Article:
To begin with, India and Pakistan pursue different objectives in Afghanistan and leverage different mechanisms to achieve their respective goals. Pakistan utilizes militant groups, including the Afghan Taliban, as strategic proxies, while India places considerable weight on the moral compass and soft power influence among Afghans. India has been the region’s largest provider of development assistance to Afghanistan since 2001, having invested US$3 billion in infrastructure projects spanning schools, roads, dams and hospital; all of which increase their leverage over the Taliban.
The collapse of the Ashraf Ghani government coupled with the tragic, desperate withdrawal of US and allies from Afghanistan left India reeling, not holding any strategic card, but with very serious and dangerous implications if she does not improvise and manage the situation. To India’s credit, we did some adroit manoeuvres. In early June 2022, a group led by JP Singh, the Joint Secretary heading the Pakistan-Afghanistan–Iran desk at the Indian Ministry of External Affairs, visited Kabul and met with senior Taliban ministers. At no time India indicated recognition of the Taliban government, but understanding the significant role played by India in stabilising the country and providing generous multi-domain assistance with no strings attached, the Taliban too cautiously welcomed the delegation.
Additionally, India was in close liaison with USA, who indicated that they prefer a major role for/by India. Aim is to stabilise the country, promote an inclusive government and deny the space to militant groups. India opening a line of communication with the Taliban marks a significant change of policy. New Delhi had long been staunchly anti-Taliban, deeming the group to be Pakistan’s proxy.
Historically, the Taliban by itself has not acted against India’s security interests, but its ties with Pakistan and jihadi groups such as Lashkar-e-Tayyiba and Jaish-e-Mohammad are worrisome. Afghanistan is important to India’s continental economic aspirations, including closer ties with Central Asian Republics and Iran. These goals are currently hampered by Pakistan’s blockade of Indian access to the region. India has always wanted non-interference in Afghan affairs, with Afghan people resolving the situation internally. India has fortunately woken up from its slumber and taken some significant steps, like considering permitting Afghanistan’s national carrier to resume flights to India: posted ‘technical team’ in Kabul to provide consular services to Afghans apart from the delegation visiting Kabul, which in itself is a remarkable development. Engaging India could be a sign to indicate that Pakistan no longer wields a preponderant influence in Taliban-led Afghanistan. India is hoping that the Taliban will provide security cover to Indian projects, infrastructure and nationals as hitherto fore by the previous Ghani government, which they have promised from the beginning. The Taliban gains on multiple fronts with India willing to talk and assist them; it adds to their legitimacy, puts pressure on Pakistan using the ‘India card’ specially when their relations have hit a trough[vii].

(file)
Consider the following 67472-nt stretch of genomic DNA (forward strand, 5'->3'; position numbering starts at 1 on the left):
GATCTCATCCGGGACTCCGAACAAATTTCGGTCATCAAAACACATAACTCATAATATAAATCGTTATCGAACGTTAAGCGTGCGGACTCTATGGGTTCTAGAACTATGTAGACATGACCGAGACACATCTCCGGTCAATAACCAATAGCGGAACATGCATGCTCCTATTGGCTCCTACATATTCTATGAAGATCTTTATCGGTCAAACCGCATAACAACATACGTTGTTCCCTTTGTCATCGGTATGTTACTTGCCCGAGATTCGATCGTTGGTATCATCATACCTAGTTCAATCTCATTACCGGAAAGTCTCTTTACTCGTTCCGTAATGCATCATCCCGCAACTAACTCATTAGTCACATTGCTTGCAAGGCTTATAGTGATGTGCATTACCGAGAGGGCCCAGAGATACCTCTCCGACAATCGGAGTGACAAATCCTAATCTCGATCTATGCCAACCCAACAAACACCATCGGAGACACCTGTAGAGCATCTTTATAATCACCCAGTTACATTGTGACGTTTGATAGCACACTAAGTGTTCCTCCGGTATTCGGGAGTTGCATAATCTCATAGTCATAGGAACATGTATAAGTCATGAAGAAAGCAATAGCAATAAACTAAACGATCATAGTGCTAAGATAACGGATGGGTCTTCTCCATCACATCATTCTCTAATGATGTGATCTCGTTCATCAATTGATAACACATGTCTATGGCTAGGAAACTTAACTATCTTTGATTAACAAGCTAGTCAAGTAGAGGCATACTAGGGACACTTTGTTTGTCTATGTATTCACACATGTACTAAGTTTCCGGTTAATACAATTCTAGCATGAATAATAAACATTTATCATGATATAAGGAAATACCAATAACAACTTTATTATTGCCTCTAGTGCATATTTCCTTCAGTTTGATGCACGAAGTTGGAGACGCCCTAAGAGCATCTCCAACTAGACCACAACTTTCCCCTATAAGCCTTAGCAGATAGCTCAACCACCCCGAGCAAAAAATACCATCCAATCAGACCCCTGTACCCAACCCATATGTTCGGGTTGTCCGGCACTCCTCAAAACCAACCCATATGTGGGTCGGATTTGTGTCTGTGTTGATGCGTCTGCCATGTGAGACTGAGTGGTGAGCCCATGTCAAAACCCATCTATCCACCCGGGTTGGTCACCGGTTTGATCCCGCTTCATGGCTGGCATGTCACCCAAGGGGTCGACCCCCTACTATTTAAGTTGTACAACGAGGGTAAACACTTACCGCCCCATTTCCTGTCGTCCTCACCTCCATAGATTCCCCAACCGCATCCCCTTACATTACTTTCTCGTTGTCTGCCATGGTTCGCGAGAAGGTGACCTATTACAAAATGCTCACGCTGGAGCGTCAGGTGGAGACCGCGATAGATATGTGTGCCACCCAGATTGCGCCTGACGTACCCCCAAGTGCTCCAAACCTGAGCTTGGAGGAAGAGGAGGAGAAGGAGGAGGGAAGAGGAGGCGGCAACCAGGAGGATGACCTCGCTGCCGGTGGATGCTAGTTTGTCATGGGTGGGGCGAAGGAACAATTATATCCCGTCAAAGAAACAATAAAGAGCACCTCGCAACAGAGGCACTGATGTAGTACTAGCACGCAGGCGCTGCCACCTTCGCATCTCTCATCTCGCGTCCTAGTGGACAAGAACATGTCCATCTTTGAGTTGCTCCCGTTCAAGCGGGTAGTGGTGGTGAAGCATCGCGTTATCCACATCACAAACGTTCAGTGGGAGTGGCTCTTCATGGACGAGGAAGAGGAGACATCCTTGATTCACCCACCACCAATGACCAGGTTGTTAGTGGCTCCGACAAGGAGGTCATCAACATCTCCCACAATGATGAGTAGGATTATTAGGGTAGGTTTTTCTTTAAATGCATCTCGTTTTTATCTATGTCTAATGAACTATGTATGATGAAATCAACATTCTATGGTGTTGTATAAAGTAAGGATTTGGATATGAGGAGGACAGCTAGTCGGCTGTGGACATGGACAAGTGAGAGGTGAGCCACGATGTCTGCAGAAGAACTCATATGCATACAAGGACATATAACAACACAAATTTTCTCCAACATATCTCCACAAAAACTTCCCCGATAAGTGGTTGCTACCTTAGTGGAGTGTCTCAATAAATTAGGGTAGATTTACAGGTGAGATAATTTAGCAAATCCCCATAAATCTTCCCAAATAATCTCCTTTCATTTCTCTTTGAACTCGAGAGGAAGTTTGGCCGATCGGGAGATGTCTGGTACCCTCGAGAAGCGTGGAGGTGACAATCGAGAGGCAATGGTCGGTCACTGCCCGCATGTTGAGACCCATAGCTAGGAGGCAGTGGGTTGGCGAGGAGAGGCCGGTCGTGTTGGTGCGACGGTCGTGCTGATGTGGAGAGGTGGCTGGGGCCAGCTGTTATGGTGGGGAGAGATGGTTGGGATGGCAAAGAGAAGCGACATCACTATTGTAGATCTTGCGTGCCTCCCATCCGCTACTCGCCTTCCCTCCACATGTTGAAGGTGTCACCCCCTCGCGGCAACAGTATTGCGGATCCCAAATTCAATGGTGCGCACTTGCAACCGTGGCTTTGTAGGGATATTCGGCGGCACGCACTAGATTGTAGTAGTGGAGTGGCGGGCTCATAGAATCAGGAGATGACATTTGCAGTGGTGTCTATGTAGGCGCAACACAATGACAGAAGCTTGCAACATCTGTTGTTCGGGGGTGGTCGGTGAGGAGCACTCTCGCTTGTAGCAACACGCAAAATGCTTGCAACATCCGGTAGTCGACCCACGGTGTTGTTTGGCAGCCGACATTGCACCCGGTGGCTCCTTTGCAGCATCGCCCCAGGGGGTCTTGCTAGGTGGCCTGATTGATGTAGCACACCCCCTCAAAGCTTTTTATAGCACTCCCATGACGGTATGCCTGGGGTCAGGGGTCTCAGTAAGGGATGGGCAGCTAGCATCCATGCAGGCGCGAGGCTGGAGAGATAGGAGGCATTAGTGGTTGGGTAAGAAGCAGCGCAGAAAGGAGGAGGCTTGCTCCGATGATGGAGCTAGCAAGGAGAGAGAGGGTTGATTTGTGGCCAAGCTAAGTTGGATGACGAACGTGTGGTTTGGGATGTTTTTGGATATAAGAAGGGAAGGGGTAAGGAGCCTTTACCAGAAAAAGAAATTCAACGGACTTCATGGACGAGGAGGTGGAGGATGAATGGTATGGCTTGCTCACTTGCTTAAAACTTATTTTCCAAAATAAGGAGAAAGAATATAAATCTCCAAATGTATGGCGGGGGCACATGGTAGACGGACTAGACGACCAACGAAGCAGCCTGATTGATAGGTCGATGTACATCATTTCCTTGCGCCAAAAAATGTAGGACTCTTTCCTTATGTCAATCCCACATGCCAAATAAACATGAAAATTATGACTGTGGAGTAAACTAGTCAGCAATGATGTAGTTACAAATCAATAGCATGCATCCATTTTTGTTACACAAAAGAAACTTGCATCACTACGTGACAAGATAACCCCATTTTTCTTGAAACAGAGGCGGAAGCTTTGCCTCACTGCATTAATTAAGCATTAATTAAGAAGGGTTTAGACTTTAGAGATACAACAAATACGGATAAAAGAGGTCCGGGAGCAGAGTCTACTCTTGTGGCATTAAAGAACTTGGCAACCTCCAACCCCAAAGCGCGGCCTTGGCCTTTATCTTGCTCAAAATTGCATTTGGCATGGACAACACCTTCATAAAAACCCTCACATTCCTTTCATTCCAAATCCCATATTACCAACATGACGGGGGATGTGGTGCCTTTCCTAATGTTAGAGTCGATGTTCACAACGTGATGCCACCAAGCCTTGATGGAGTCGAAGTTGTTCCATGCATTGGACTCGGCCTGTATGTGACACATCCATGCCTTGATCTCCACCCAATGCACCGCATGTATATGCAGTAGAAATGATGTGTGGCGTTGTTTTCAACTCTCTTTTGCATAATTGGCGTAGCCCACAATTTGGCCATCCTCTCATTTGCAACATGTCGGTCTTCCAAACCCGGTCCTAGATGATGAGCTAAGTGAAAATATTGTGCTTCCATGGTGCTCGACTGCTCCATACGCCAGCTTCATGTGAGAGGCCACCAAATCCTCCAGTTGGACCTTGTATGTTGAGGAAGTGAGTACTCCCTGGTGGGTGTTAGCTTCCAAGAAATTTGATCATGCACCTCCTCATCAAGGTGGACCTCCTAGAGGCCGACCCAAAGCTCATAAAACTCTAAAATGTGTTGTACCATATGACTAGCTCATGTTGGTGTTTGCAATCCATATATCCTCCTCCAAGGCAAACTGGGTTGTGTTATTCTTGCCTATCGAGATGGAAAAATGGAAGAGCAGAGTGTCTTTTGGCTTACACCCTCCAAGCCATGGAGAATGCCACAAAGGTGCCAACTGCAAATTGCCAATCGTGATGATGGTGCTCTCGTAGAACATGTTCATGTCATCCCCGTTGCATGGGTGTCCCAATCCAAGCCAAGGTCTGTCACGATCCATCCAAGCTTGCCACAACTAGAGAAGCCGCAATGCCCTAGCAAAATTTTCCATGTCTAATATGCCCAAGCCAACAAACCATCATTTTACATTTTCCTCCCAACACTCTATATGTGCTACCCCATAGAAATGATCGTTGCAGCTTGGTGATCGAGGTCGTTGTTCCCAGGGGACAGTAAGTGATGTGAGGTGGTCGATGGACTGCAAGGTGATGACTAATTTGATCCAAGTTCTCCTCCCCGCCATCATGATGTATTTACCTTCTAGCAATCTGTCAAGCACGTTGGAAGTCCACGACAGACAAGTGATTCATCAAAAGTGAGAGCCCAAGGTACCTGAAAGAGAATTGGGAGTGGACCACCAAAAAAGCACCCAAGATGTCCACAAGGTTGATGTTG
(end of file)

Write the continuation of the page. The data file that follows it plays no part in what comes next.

Pakistan-Afghanistan relations have always been complex due to regional historical events in South Asia, the great games played by the major powers USA, Russia and UK, and the geo-political role played by Pakistan to ensure Pakistan friendly Afghanistan. The current nature of the trilateral equation does not ensure better India-Pakistan ties, especially if India-Afghanistan ties broaden.
Nevertheless, an inclusive Afghan settlement would reduce prospects of Afghan insurgents finding newer pastures in India, as also for proxy games between India and Pakistan in Afghanistan. However, Pakistan’s permanent trend of waging a proxy war against India would continue, which requires an entirely different approach focussing on the people of Pakistan. Many Indian citizens on the emotional plane, and even some geo-political analysts/observers desire an unstable or even imploding Pakistan, and increasing adversarial mode between Pakistan and Afghanistan, but a rational analysis including the official Indian stance is to work towards a stable Afghanistan and Pakistan. A mature, working relationship between Pakistan, Afghanistan and India might currently seem illusory, but should be the goal. India has the capability and capacity to ensure her national interests are not compromised for which India needs to be proactive, think and implement ‘out of the box’ and leverage all domains and opportunities to first persuade Taliban to follow international norms and reboot the friendly relationship, which the two nations have always enjoyed.
(This article has been previously published by www.cenjows.in)
[i] A parasitic twin is a type of conjoined twin where one fetus stops developing but remains attached to its twin; definition in mayo clinic online
[ii] Wikipedia and most national and international news media platforms and ‘‘I Lost Everything’: Pakistani Airstrikes Escalate Conflict on Afghan Border’, by Christina Golbaum and Safiullah Padshah, New York Times, 06 Jun 2022, https://www.nytimes.com/2022/04/30/world/asia/pakistan-airstrikes-afghanistan-taliban.html
[iii] Pakistan’s Relations With Taliban Regime Worsen: The Afghan Taliban prefer to broker peace rather than crack the whip on the Tehreek-e-Taliban Pakistan’; by Kathy Gannon, May 19, 2022 https://thediplomat.com/2022/05/pakistans-relations-with-taliban-regime-worsen/
[iv] ‘Pakistan’s Twin Taliban Problem: Tehreek-e-Taliban Pakistan attacks lead to growing tension between the Afghan Taliban and Pakistan. What’s at stake?’, by Asfandyar Mir, 04 May 2022, United States Institute for Peace (USIP), https://www.usip.org/publications/2022/05/pakistans-twin-taliban-problem
[v] (As Pakistan’s Afghanistan policy fails, the Afghan Taliban moves against Islamabad By Raza Khan Qazi, September 06, 2022, Atlantic Council https://www.atlanticcouncil.org/blogs/southasiasource/as-pakistans-afghanistan-policy-fails-the-afghan-taliban-move-against-islamabad/
[vi] ‘India’s cautious return to Afghanistan’, 21 Jul 22, by Manoj Joshi, ORF, https://www.orfonline.org/research/indias-cautious-return-to-afghanistan/
[vii] ‘India-Pakistan: regional rivalries still rule in Afghanistan’ by Syed Fazl-e-Haider, 22 Jun 22, Lowy Institute, Australia https://www.lowyinstitute.org/the-interpreter/india-pakistan-regional-rivalries-still-rule-afghanistan